Risk Aversion in Public Procurement – Why and What Can Be Done?

Over at Public Spend Forum (PSF) Europe, we have been getting into the issue of risk aversion amongst public sector procurement professionals. It came up when we recently assembled a group of procurement leaders from different parts of the public sector to kick-off the PSF Best Practices Exchange – more on that to come. But the issue of attitudes to risk was high on the agenda. No-one wants kamikaze buyers, who ignore EU and national regulations, or local procurement policies, but there is still a feeling that too many procurement staff and organisations play it safe.

We wrote about it here, and suggested that “we want procurement people to have a little bit of creativity, some commercial sense, and of course good understanding of the rules in order to know what is allowable and what is clearly not”.

We then suggested some of the reasons why people feel this way. Some people are naturally risk averse or have just slipped into that mode. That may be a personality thing or, to be quite frank, driven by no more than laziness; the desire for a quiet and simple life.

Some don’t have the capability to do much more than follow the rules, and sometimes it is a leadership issue: “if direction comes down from the top, from the Procurement Director or even more senior sources, then more junior staff will respond to that. So individuals who might be inclined to be less risk averse are sucked into that type of behaviour and approach. If leaders reward staff for following the rules, for staying out of trouble, rather than for creative and commercial problem solving, then a certain type of behaviour will follow”.

We are going to look at how this might be addressed in a further article, but in the meantime we also had an excellent guest article from Dan Warnock, who works for a leading housing association / charity. He talks about how it feels to be in the middle of this, and takes aim at the EU regulations as part of the problem.

“For those of us who are more interested in the legal side of things, it looks even worse, simply due to uncertainties in the legislation. There have been a number of cases where the contracting authority had good reason to believe they were following the law correctly, and yet still ended up on the losing side simply because the judge interpreted the legislation in a different way (this has even happened to the EU Commission – the body that wrote the legislation in the first place!)”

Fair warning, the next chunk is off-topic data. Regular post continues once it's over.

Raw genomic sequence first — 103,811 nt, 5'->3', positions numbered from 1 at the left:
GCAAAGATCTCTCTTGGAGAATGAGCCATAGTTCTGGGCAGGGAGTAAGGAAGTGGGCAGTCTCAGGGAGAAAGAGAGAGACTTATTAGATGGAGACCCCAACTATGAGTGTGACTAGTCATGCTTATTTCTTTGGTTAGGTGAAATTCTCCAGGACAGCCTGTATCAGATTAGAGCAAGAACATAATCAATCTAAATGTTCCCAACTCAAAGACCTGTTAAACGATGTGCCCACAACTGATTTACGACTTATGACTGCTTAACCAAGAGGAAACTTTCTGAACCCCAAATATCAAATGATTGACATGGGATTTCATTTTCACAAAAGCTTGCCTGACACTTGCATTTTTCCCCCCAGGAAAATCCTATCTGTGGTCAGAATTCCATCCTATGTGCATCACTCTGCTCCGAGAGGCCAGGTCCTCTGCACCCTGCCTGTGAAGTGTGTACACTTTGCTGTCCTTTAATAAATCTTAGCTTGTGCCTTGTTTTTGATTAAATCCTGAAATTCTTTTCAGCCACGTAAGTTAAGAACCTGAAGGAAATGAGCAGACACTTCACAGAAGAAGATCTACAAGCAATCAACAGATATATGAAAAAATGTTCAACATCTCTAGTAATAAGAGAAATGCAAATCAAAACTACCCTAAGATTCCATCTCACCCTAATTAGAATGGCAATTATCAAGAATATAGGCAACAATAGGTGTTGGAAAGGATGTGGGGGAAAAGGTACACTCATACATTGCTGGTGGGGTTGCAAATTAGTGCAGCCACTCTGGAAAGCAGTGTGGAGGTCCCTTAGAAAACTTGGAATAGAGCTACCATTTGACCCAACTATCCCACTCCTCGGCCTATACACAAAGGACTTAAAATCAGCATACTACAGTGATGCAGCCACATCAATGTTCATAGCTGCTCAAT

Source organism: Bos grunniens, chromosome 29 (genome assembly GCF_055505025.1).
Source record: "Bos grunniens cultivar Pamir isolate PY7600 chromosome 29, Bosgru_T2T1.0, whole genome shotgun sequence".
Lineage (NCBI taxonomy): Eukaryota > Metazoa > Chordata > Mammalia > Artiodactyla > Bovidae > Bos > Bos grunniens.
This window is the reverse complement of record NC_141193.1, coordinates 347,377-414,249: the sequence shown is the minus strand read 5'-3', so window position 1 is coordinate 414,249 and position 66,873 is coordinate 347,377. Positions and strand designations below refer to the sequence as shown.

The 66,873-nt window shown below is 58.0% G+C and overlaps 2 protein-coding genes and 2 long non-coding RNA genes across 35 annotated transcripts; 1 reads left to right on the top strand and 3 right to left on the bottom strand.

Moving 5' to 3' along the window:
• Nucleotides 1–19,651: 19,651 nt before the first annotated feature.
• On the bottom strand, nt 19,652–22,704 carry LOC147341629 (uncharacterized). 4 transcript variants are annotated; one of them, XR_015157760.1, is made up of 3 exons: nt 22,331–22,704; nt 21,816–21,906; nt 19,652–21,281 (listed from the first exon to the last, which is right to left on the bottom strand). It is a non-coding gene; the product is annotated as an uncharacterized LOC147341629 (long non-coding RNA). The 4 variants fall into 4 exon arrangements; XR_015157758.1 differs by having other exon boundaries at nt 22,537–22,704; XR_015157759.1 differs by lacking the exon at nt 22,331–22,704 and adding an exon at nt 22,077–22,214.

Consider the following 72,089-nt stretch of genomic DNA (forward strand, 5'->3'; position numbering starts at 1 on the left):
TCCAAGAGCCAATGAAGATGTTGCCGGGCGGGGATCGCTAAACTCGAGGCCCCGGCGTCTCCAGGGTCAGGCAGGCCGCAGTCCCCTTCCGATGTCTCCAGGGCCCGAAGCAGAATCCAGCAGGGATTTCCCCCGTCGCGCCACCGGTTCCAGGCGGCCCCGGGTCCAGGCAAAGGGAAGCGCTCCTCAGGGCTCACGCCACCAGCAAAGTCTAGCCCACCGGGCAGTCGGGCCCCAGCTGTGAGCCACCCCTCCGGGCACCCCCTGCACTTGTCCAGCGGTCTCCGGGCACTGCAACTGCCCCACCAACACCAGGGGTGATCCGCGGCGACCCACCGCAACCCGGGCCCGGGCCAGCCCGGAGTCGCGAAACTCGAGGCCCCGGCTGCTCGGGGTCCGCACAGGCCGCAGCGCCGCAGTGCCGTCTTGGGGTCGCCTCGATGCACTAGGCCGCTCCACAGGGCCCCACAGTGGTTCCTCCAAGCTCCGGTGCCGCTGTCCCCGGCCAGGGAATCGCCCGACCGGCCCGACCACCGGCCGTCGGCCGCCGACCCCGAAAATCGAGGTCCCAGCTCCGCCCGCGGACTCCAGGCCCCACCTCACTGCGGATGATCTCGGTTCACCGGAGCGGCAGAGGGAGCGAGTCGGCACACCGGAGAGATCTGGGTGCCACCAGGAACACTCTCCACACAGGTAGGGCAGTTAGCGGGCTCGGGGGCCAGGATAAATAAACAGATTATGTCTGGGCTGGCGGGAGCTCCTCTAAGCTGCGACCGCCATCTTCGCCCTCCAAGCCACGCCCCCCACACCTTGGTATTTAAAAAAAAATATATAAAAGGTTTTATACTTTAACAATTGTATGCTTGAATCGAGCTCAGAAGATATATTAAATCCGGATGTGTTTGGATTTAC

He talks about other aspects too, such as training, but of course the UK may have the opportunity to look at re-drafting public procurement legislation, assuming Brexit goes ahead. Should we address this issue? No-one wants to lose the principles of fair treatment, openness and so on that guard against corruption and guarantee to give any potential provider a chance of winning public business.

But has the balance tilted too far in terms of the potential punishment, even if it is an honest mistake by the buyer? Would changing that encourage some (sensible) procurement risk taking, to the commercial benefit of the taxpayer and citizen? Stay tuned for more discussion.

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First Voice

  1. alun@marketdojo:

    Our first grant was to develop our tool to help the public sector with the focus on mini competitions in frameworks. We took the opportunity to develop a linear and logical scoring mechanism to go alongside our eAuction engine.

    However, what we found that in many cases was that the public sector potential client had been very attached to their current scoring systems. One such time, even when it was pointed out that their current scoring methodologies presented potential issues with challenges, we were told that we would have more chance of developing their scoring mechanism in our platform then them changing how they work.

    Due to the potential risks there seems little appetite for change [sometimes] unless it is driven from the top.

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